Dozens of Revolutionary War veterans buried in the area discovered by research efforts

A Butler County woman’s efforts have revealed dozens of graves for Revolutionary War veterans in the Oxford area.

Lois Cocanougher took on the project as the result of walking through a local cemetery and noticing two things – many of the older grave markers were so weather-beaten the names were illegible and some had the plaques of the Daughters of the American Revolution signifying them as resting places of Revolutionary War veterans. In all, 49 were identified.

Cocanougher is the secretary of the Oxford Caroline Scott Chapter of the DAR and decided to document those veterans buried within the Talawanda School District. Some are ancestors of local members, some not.

Through research at the Smith Library of Regional History and on-line resources, she has discovered 49 such veterans who came to the area as pioneers to settle after their war service. Most are buried in public cemeteries but some are located on private property as many were buried in small plots on family farms.

“I was amazed at the number that were here. All but five are buried in the school district. The five others had ties to Oxford,” she said. “It really was worth it, finding all these guys. I would like to go to all of these graves. I just have not had time to, yet.”

The results of her research are compiled into a book of approximately 150 pages but only two copies of the book exist, one Cocanougher kept for herself and the other was given to the Smith Library, available to anyone interested in the findings.

The book was printed at the Oxford Copy Shop, where more copies can be produced, at a price, for anyone wanting one of their own.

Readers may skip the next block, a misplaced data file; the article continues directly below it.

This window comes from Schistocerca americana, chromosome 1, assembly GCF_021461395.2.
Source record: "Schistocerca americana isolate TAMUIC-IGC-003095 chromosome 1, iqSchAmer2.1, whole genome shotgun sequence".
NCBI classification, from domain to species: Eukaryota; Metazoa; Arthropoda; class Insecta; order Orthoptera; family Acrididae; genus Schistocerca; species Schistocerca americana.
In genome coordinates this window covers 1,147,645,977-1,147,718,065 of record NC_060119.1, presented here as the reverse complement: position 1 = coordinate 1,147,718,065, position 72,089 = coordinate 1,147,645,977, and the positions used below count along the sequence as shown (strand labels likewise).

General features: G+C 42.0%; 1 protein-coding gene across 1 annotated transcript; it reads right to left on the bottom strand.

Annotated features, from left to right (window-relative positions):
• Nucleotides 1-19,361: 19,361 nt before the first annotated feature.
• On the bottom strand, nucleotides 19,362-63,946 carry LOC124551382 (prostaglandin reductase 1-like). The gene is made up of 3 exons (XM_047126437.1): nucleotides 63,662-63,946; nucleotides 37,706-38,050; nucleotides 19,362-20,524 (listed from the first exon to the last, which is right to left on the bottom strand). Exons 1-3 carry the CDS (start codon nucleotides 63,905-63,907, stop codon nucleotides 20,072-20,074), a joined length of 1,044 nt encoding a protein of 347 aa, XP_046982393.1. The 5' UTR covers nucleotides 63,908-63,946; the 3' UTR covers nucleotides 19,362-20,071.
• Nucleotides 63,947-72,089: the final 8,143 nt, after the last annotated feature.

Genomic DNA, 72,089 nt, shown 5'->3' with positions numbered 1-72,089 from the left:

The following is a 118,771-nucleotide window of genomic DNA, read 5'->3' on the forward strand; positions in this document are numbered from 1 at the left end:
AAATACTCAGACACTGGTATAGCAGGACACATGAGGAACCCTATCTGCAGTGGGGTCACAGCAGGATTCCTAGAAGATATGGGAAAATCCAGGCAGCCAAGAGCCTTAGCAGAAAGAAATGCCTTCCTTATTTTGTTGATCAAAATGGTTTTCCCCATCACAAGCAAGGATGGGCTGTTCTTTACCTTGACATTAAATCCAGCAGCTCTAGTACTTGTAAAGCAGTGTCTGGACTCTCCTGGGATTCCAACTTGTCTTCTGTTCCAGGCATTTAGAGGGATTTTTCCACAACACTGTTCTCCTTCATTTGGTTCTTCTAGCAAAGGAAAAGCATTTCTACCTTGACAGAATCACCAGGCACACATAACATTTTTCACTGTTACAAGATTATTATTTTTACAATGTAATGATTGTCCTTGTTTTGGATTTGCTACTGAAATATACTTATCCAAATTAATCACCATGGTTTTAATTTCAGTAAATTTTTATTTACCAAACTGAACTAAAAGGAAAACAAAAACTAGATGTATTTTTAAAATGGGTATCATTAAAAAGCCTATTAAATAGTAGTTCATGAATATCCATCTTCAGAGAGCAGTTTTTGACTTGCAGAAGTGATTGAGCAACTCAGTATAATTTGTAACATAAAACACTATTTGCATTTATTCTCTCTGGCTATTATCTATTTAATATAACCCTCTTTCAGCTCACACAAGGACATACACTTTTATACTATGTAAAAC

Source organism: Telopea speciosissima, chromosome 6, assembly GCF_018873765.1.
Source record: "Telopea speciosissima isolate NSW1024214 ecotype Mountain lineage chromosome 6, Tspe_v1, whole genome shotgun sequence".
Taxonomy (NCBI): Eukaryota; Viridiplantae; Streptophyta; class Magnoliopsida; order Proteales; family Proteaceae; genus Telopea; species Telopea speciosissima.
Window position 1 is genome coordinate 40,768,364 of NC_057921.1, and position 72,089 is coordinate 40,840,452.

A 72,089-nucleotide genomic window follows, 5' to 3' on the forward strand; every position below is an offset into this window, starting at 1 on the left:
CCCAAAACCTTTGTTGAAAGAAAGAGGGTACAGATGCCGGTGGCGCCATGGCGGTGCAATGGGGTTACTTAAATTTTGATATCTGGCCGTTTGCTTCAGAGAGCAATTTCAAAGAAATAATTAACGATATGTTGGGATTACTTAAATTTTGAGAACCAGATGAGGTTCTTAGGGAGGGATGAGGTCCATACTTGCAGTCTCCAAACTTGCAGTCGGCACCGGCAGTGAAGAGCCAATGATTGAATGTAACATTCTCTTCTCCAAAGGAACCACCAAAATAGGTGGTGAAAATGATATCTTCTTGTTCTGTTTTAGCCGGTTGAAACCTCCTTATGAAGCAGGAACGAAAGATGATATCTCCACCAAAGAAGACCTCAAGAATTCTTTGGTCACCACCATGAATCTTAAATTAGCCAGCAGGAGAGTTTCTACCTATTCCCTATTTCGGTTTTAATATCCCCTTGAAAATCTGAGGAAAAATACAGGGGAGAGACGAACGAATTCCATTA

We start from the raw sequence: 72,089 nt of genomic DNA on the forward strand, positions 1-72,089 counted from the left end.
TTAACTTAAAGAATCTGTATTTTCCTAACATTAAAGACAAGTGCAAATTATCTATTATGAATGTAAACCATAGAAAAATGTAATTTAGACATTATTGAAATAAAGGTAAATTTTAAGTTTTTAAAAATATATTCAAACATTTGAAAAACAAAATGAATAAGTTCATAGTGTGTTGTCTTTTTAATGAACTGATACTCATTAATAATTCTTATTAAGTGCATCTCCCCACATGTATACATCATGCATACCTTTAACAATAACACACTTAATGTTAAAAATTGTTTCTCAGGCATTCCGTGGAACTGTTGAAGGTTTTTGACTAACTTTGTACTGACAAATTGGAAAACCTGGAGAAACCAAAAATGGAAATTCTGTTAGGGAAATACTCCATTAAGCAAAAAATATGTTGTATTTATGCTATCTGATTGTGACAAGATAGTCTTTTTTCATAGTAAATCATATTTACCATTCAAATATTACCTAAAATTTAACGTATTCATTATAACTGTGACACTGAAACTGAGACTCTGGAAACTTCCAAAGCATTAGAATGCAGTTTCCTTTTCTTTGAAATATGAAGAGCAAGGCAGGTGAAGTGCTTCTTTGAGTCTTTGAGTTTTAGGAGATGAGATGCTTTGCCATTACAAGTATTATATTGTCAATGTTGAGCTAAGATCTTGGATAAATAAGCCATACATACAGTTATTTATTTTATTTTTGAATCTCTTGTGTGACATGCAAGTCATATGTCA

Cocanougher has located Revolutionary War veterans in 21 locations, public and private cemeteries, in Oxford and Oxford Twp. as well as Hanover, Milford and Reily townships and in locations outside the school district for those with an Oxford connection.

A well-known Oxford Twp. resident was John Freeman, who was originally buried on his farm off Bonham and Coulter Roads. The family later built an impressive vault in the Oxford Cemetery and his gravestone was moved to that location. It has not been definitely determined whether his remains were moved with it.

Another interesting story surrounds the burial site of Private Matthias Roll, who was buried on his farm in Hanover Twp. Cocanougher said the grave is reputed to be located somewhere on the land between the railroad overpass just south of McGonigle and Route 130, Old Oxford Road.

Another Revolutionary War veteran with Oxford connections is Benjamin Barbee. He is buried in Liberty Twp., however, in the middle of a subdivision on private property. The women have not been able to visit the grave and efforts to inquire about placement of a DAR marker there have been blocked citing potential for “an attractive nuisance” there.

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